The Geological Survey of India (GSI), established in 1851, is a government organization which is an office attached to the Ministry of Mines of the Government of India for conducting geological surveys and studies. GSI is the prime provider of basic earth science information to the government, industry and the general public. In 1965 a separate Department of Airborne Mineral Surveys & Exploration (AMSE) was created in New Delhi by the Government with the objective of utilizing airborne geophysics in mineral resource exploration programmes. In September 1970 AMSE was absorbed into GSI as a specialised Wing. In 1973 the AMSE headquarters moved from New Delhi to Bangalore.
Under Operation Hard Rock, AMSE placed its first contract with a US aerial survey company to produce low-altitude aerogeophysical data during 1967-68. In 1971-72 the Compagnie Generale De Geophysique (CGG) of France was contracted to produce additional data. Further contracts were placed externally until in 1986, AMSE took delivery of its own dedicated aircraft, a DHC-6 Twin Otter. In March 2000 the TOASS sensing system on the aircraft was upgraded to modern standards.
Some time around 2010 ASME was renamed the Remote Sensing & Aerial Surveys (RSAS) Wing of GSI. In 2014 the RSAS took delivery of the first Heliborne sensing system, installed on a HAL Dhruv.
|August 1851||Geological Survey of India first established.|
|1965||Department of Airborne Mineral Surveys & Exploration (AMSE) created.|
|1967||Contract for first aerial survey issued to US company.|
|September 1970||AMSE absorbed into GSI as a specialised Wing.|
|1973||AMSE Wing HQ moved from New Delhi to Bangalore.|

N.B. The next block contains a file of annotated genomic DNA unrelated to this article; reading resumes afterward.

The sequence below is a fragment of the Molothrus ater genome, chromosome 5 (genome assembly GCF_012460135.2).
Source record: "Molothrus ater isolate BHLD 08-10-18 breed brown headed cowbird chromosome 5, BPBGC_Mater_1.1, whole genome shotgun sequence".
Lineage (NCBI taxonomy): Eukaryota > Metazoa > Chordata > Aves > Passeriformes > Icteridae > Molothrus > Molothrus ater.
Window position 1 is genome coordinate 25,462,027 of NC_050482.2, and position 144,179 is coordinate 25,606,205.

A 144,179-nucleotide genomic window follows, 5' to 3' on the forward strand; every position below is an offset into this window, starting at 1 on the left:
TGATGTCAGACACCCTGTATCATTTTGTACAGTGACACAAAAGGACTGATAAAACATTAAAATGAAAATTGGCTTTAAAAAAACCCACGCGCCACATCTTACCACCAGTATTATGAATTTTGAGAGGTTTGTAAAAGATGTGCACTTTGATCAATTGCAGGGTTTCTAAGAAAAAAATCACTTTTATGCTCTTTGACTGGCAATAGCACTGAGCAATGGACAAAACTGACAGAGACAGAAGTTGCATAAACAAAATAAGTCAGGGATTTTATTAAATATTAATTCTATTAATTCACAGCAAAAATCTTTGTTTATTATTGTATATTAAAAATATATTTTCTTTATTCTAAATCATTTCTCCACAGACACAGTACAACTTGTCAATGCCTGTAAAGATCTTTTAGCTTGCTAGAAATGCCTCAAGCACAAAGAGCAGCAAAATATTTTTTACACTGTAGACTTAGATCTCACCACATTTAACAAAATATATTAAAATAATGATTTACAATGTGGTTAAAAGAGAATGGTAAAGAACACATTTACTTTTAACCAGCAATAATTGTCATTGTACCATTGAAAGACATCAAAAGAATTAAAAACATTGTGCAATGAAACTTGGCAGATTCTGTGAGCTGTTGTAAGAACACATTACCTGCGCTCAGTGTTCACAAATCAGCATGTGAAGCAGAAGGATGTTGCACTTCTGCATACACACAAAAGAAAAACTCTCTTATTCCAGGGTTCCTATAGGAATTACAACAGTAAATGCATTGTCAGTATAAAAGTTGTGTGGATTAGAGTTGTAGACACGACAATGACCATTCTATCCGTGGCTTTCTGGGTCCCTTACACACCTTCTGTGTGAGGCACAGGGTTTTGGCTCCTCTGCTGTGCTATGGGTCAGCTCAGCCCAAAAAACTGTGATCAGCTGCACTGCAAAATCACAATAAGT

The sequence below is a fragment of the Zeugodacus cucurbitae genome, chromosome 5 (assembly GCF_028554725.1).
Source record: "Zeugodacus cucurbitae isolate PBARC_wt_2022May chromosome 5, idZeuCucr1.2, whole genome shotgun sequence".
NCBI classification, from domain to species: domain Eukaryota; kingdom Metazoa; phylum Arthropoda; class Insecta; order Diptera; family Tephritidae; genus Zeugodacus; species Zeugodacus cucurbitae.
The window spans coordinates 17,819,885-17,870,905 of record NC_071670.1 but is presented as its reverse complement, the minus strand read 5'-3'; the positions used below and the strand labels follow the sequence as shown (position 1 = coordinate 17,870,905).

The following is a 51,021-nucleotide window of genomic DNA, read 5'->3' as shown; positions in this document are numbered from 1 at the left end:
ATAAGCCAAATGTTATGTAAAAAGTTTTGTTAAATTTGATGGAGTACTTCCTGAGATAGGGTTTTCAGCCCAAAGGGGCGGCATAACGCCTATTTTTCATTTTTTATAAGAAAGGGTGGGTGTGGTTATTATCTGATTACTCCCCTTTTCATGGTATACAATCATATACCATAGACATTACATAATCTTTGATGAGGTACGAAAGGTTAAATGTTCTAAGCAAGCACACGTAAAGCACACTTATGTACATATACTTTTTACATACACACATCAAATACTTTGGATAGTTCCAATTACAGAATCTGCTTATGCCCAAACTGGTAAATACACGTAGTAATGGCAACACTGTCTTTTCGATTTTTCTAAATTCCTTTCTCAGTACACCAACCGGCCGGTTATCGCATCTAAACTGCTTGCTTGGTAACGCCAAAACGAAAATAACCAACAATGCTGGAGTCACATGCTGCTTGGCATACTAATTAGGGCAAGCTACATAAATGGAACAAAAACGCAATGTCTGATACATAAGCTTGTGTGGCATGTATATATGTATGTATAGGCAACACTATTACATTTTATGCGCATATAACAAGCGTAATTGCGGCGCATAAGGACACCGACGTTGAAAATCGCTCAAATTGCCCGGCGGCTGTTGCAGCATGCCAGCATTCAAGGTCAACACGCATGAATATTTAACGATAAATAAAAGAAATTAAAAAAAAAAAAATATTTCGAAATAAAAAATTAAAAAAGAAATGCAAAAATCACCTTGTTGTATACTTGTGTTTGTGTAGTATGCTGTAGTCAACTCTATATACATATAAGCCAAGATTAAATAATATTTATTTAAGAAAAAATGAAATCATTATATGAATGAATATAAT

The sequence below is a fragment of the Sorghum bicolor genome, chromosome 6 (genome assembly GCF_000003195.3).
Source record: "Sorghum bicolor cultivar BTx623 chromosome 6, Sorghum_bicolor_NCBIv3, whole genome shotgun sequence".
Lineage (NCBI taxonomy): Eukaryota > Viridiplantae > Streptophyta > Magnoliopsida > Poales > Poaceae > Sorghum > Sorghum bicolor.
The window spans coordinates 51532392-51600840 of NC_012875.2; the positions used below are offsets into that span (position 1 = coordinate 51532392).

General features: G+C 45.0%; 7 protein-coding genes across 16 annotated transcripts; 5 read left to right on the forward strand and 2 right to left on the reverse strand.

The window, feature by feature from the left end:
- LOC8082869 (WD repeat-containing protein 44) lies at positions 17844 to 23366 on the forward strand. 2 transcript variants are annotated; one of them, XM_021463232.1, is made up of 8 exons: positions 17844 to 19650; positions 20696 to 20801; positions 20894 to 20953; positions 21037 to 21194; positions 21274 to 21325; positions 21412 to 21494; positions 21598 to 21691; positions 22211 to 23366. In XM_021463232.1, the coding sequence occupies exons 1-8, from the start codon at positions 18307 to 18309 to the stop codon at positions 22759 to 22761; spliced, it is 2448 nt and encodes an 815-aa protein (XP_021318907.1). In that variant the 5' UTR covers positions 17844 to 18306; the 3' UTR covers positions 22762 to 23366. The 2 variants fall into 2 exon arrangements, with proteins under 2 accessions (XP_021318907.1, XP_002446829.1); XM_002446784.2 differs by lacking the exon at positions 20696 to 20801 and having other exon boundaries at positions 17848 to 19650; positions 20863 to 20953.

|1986||AMSE obtains its own aircraft for the first time – a DHC-6.|
|March 2000||DHC-6 aircraft based TOASS upgraded.|
|2010?||AMSE renamed RSAS.|
|2014||RSAS obtains a survey-equipped helicopter for the first time.|
The aircraft of the GSI are fully operational.
With continuously increasing demand for survey work, another aircraft may be needed in the near future.
GSI aircraft are basically white overall, with a red fuselage cheatline that extends up the tail fin. The DHC-6 has full GEOLOGICAL SURVEY OF INDIA service titles on the fuselage sides, while the Dhruv just has the initials GSI.
Aircraft Serial Numbers
GSI aircraft operate with civil registrations.
Coding system not used.
None – Manufacturers designations used
Current Aircraft Inventory
|Aircraft Type||Total Del’d||Total Active||Still on Order||Role|
|De Havilland Canada DHC-6 Twin Otter||1||1||0||Survey|
All-Time Aircraft Used List
|Aircraft Type||Quantity||Service Entry||Out of Service||Origin||De Havilland Canada DHC-6 Twin Otter||1||1986||current||Canada|
Aircraft NOT Used
No false reports known.
Aircraft Losses and Incidents
No losses known.
GSI Complex, Vasudha Bhavan, Kumaraswamy Layout, Bangalore-560078 Karnataka.
The GSI includes a Remote Sensing & Aerial Surveys (RSAS) wing which operates aircraft for remote sensing operations.
Current Unit Assignments
Historical Unit Assignments
All-Time Flying Units List
Current Air Bases
The main base is at Bangalore.
All-Time Air Bases Used List
To be added